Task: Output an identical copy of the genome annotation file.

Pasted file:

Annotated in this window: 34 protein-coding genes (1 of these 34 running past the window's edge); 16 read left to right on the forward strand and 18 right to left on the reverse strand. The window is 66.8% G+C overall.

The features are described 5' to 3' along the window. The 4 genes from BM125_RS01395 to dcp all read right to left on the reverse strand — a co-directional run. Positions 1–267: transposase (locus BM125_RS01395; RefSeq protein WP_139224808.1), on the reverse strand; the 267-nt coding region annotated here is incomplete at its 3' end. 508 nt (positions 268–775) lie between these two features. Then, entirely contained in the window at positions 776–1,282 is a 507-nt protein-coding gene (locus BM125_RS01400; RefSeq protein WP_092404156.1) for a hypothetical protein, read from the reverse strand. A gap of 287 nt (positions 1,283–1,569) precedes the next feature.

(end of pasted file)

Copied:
Annotated in this window: 34 protein-coding genes (1 of these 34 running past the window's edge); 16 read left to right on the forward strand and 18 right to left on the reverse strand. The window is 66.8% G+C overall.

The features are described 5' to 3' along the window. The 4 genes from BM125_RS01395 to dcp all read right to left on the reverse strand — a co-directional run. Positions 1–267: transposase (locus BM125_RS01395; RefSeq protein WP_139224808.1), on the reverse strand; the 267-nt coding region annotated here is incomplete at its 3' end. 508 nt (positions 268–775) lie between these two features. Then, entirely contained in the window at positions 776–1,282 is a 507-nt protein-coding gene (locus BM125_RS01400; RefSeq protein WP_092404156.1) for a hypothetical protein, read from the reverse strand. A gap of 287 nt (positions 1,283–1,569) precedes the next feature.